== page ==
Jean-François Jalkh, Marine Le Pen’s second-in-command, denied he ever said it, but BuzzFeed News spoke to a researcher who has his comments recorded on tape.
Marine Le Pen, who faces independent Emmanuel Macron in France’s presidential vote on May 7, stepped down Monday as the leader of the far-right National Front party, handing the keys to her second-in-command, Jean-François Jalkh.
The move is a symbolic step intended to distance Le Pen from the party so she can “meet the people.”
President of Russian Federation Vladimir Putin held a telephone conversation with German Chancellor Angela Merkel, French President Francois Hollande and Ukrainian President Petro Poroshenko.
A former head of MI6 says that, though the White House commands our attention, Europe is the greater worry.
Richard Dearlove frowned at the coffee pot on the table before him, as he pondered the phenomenon of Donald Trump. “I think he’s very strongly nationalist,” he said, pouring himself a small cup. The room, at a discreet location in central London, was large and empty of other people, its walls lined with 19th-century portraits. Is Trump the start of something worrying, I asked. “I think it depends on how fundamental this shift in politics in the US and other countries is,” he replied, speaking slowly. “I think the jury’s out on how far it is going to go.”
While several countries have admonished the US’ missile strike against Syria’s airfield on Thursday, there has also been an overwhelming response in support of President Donald Trump’s answer against the Syrian government’s use of nerve agents that killed more than 80 people earlier this week.
When Arthur Langerman was two, his parents were sent to Auschwitz. As his collection of antisemitic works opens in Normandy, he explains his obsession.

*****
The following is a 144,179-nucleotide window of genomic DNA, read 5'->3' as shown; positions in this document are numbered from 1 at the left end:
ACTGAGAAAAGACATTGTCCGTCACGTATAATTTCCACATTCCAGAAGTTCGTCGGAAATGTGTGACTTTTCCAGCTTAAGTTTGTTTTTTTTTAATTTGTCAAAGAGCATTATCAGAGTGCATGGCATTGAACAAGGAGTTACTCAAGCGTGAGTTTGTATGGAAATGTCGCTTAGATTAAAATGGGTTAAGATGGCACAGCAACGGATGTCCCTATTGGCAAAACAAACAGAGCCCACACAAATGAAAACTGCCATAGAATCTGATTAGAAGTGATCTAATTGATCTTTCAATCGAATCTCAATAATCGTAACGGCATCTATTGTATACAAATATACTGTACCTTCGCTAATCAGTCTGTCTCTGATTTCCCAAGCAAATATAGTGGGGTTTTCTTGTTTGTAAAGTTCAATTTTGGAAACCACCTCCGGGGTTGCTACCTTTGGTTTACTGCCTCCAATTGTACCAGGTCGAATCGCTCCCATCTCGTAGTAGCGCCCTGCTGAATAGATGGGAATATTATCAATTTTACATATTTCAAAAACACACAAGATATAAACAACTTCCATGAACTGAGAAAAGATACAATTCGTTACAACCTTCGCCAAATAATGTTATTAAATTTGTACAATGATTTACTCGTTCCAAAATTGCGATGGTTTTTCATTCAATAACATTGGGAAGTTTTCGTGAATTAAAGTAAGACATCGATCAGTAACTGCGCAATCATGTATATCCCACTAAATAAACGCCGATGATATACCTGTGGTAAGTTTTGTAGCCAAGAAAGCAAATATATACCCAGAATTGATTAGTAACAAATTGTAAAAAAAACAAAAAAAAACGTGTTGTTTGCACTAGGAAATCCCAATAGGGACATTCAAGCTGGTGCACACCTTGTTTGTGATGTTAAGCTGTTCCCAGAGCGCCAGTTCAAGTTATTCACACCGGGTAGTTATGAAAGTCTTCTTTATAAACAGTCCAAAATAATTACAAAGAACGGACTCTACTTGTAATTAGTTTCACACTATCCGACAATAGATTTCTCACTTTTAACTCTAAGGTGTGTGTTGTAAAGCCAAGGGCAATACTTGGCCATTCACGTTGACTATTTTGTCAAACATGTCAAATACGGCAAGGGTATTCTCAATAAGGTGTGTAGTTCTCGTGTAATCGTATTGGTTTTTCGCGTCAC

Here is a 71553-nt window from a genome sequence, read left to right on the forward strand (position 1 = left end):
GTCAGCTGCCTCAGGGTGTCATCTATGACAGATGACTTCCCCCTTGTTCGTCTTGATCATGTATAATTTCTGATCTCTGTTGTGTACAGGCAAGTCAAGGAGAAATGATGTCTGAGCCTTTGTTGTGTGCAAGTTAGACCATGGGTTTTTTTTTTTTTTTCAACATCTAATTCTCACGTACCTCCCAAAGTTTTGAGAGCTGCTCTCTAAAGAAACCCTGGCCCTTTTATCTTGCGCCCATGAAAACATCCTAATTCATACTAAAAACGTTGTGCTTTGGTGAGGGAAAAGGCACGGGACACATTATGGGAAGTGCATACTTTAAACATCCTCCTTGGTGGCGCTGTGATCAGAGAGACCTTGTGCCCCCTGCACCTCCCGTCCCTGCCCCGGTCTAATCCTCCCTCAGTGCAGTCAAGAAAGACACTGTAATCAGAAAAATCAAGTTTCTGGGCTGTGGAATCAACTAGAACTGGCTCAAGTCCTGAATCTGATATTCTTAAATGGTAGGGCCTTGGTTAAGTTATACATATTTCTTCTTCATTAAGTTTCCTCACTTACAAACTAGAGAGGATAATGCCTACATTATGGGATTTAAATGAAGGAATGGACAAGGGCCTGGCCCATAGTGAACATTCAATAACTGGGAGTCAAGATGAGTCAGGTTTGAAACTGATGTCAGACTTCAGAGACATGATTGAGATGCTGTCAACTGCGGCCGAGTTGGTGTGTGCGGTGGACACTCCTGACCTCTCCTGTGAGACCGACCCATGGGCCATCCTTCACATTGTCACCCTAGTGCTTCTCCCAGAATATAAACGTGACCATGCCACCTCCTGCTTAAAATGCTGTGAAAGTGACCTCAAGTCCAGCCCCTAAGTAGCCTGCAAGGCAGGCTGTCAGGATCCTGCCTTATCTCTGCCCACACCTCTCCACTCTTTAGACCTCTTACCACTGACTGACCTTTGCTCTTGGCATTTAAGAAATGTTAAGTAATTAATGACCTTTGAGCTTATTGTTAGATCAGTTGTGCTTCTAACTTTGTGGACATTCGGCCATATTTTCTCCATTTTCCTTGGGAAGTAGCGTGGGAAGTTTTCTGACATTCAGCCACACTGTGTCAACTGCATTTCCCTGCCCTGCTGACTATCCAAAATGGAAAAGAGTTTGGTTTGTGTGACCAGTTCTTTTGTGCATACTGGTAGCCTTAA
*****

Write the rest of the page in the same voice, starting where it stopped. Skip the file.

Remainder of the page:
The drawing is detailed, dramatic and disgusting. Called The Jew, Universal Enemy, it shows Christ on the cross and churches in flames, overseen by a sinister, red-lipped, voracious face. Philipp Rupprecht, better known as Fips, composed this caricature for the notorious Nazi newspaper Der Stürmer in 1937. He also illustrated a 1938 children’s book Der Giftpilz (The Poisonous Mushroom), intended to educate young Germans about the Jewish menace.
Rupprecht was sentenced to 10 years hard labour after the war. His work is among 150 pieces of antisemitic propaganda – posters, drawings and objects – on show at the Caen-Normandy Memorial Museum, in an exhibition called Heinous Cartoons 1886-1945: The Antisemitic Corrosion in Europe. They depict sinister, red-faced, obese capitalists smoking cigars on the backs of oppressed workers. They show grotesque communists clamping chains on a suffering Aryan. They portray Jews as rats and vermin. As the dates in the title suggest, the exhibition chronicles how anti-semitism grew at the end of the 19th century and reached a horrible culmination in the Holocaust.
A man has been shot dead after trying to seize a soldier’s weapon at Paris’s Orly airport, French officials say.
The 39-year-old was killed by the security forces after attacking a patrol in the airport’s south terminal.
The airport has now partially reopened after what the authorities described as an extremely serious incident.
The man was involved in a shooting north of Paris earlier on Saturday. He had been reported as radicalised in the past, and was a police watch-list.
He had a long criminal record including convictions for armed robbery, French media report.